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By Jason Simpkins
Europe breathed a sigh of relief Wednesday, as OAO Gazprom and Ukraine settled an ongoing dispute over the fate of the continent's natural gas supplies.
Ukraine will pay the $600 million debt demanded by Gazprom, and the Russian oil monopoly will restore deliveries of gas to the country in full. Gazprom had reduced supplies to Ukraine by half after the country reneged on a deal reached Feb. 12.
Governments throughout Europe became extremely concerned when Ukraine threatened to siphon off gas supplies in transit to other parts of the region, and the International Energy Agency called Gazprom's move to cut supplies "excessively harsh." Russia supplies a quarter of Europe's gas supply, and 80% of that passes through the Ukraine.
Russia has a well-documented history of using its oil and gas exports as political bargaining chips and Gazprom has been all too willing to jeopardize Europe's gas supply for its own gain. But it was Ukrainian Prime Minister Yulia Tymoshenko who refused to go forward with an accord reached between Ukrainian President Viktor Yushchenko and former Russian president Valdimir Putin, and abolished Ukranian intermediary Ukrgazenergo.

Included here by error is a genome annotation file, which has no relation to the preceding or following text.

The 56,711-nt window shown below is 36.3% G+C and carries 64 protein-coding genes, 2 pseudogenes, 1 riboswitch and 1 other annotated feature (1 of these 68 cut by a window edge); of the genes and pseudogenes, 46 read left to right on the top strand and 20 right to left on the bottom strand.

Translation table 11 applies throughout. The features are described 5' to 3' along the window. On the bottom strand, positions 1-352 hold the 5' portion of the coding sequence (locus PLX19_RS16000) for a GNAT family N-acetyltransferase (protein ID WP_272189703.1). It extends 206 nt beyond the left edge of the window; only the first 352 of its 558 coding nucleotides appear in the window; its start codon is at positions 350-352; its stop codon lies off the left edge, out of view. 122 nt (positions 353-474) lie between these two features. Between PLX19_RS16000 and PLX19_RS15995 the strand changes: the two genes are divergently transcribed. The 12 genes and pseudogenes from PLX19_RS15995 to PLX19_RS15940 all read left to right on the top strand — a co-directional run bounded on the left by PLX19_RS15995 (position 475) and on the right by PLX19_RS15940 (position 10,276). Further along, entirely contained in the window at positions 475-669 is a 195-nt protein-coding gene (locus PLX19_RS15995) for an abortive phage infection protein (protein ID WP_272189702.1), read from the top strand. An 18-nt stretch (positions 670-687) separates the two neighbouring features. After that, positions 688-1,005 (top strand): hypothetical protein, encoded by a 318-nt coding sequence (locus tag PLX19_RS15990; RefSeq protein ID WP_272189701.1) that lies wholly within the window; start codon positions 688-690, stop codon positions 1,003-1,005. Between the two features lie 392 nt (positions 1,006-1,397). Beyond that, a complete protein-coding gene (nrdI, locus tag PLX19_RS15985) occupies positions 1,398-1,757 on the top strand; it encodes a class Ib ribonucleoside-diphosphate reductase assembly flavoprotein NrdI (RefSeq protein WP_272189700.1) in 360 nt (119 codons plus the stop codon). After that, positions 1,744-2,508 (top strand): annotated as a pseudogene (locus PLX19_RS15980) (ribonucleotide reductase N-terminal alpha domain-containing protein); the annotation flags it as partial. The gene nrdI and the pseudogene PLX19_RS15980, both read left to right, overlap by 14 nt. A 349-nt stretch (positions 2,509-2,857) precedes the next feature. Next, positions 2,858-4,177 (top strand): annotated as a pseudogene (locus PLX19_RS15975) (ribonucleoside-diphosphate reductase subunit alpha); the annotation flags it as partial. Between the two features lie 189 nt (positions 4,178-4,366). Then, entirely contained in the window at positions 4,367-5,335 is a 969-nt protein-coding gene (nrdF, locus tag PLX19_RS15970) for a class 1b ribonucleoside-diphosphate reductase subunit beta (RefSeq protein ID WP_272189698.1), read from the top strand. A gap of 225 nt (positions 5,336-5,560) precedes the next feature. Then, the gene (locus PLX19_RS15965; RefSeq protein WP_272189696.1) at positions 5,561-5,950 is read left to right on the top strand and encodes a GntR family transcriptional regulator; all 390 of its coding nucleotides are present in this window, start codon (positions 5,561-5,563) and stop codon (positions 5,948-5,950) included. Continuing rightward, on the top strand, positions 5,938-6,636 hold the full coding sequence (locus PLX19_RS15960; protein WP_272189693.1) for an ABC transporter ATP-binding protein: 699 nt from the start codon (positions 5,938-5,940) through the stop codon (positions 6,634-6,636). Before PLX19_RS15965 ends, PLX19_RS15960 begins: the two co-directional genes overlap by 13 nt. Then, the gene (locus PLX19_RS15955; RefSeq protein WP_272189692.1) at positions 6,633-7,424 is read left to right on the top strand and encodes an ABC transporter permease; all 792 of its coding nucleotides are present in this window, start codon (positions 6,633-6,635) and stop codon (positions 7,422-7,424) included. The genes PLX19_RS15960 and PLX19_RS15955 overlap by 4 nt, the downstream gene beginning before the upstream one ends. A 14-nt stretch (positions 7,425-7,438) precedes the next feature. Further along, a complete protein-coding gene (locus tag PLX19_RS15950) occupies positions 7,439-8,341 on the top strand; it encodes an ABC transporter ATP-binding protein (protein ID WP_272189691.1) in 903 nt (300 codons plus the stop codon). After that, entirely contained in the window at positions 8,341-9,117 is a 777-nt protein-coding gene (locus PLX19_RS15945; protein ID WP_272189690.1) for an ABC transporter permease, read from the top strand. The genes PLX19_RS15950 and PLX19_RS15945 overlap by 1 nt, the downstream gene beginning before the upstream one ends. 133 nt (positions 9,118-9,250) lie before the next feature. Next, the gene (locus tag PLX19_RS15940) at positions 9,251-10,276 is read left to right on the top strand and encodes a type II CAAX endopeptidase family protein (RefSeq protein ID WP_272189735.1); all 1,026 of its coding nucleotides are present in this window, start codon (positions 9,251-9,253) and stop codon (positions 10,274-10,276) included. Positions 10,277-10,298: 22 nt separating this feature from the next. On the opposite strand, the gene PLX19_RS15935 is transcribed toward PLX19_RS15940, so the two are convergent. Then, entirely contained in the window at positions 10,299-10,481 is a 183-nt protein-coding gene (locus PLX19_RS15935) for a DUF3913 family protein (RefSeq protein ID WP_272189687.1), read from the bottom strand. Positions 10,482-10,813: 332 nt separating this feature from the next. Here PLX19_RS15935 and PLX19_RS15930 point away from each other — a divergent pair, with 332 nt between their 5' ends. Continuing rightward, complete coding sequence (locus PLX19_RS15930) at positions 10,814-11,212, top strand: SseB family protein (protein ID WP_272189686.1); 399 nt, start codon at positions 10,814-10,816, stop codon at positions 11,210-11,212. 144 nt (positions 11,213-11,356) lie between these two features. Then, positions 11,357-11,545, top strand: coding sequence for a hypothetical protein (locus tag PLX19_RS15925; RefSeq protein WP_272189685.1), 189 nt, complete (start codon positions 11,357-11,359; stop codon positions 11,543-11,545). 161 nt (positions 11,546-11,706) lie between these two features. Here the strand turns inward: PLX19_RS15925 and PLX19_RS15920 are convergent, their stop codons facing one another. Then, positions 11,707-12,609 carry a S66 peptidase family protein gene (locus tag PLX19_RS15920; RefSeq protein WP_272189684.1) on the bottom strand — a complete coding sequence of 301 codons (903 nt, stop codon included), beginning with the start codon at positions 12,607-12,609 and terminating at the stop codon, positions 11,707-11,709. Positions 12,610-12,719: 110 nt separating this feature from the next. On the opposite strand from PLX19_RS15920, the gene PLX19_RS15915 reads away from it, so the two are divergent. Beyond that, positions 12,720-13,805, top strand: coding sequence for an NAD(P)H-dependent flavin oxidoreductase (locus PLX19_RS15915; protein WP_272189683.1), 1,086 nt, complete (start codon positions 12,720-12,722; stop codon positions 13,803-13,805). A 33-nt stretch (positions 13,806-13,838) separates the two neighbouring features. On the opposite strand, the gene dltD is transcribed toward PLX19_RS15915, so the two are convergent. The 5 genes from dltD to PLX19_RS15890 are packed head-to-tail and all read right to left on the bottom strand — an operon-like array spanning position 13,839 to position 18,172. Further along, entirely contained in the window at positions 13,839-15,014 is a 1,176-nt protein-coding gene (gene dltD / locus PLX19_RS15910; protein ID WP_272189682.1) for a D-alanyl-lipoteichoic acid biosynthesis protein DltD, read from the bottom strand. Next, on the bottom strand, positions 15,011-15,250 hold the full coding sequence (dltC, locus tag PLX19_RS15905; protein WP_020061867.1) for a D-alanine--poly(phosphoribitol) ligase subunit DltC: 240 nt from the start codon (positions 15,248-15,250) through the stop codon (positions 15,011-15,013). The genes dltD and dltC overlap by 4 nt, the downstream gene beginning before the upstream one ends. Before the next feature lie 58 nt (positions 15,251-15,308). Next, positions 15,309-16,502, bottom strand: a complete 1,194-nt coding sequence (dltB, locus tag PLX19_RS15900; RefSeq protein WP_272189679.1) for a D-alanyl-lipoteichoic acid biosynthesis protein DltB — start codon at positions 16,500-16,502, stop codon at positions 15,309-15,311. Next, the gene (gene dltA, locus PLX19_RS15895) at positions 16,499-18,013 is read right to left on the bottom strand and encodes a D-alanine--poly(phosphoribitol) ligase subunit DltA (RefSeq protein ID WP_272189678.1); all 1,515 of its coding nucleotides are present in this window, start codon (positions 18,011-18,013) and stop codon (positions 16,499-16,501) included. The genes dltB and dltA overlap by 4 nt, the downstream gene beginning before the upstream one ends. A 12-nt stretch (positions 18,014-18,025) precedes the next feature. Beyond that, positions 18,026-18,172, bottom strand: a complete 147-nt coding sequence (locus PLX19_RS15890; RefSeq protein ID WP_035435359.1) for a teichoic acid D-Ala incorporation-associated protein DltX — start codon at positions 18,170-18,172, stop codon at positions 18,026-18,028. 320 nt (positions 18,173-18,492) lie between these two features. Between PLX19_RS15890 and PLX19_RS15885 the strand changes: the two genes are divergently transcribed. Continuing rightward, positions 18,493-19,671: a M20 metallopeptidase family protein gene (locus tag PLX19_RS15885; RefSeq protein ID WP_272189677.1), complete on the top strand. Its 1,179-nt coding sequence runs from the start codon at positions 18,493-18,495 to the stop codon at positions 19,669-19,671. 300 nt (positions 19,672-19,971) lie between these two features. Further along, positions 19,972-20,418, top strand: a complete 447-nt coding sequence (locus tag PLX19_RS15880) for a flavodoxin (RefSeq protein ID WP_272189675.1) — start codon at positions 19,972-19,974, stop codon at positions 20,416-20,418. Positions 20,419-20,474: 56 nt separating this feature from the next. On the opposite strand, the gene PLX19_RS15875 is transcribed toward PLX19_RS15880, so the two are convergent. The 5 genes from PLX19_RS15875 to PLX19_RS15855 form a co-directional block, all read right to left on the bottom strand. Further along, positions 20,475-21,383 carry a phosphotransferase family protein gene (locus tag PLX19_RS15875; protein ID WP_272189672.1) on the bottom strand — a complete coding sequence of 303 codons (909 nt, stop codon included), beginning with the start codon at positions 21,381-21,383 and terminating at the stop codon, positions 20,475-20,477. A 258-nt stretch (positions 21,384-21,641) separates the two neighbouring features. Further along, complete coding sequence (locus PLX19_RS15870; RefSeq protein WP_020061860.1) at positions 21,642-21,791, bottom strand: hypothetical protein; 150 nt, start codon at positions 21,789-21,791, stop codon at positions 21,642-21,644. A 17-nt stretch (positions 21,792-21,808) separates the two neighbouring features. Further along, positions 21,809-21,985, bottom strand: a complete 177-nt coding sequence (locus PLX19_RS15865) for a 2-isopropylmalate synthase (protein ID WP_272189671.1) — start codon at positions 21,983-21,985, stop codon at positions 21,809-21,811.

"It was absolutely crazy," Jonathan Stern director of gas research at the Oxford Institute of Energy Studies, told the Financial Times. "This is not what grownups do. Grownup people with big contracts don't suddenly abolish counterparties," he said.
Tymoshenko frequently challenges Gazprom's influence in Ukraine's domestic gas market, and has repeatedly clashed with the policies of President Yushchenko. Whether future sales will be made direct or through a joint venture has not been determined. Nor have the two sides resolved disputes about how much Ukraine will pay for Russian gas supplies going forward. Russia has more than tripled the price it charges Ukraine for gas since 2005.
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Kiev and Gazprom end standoff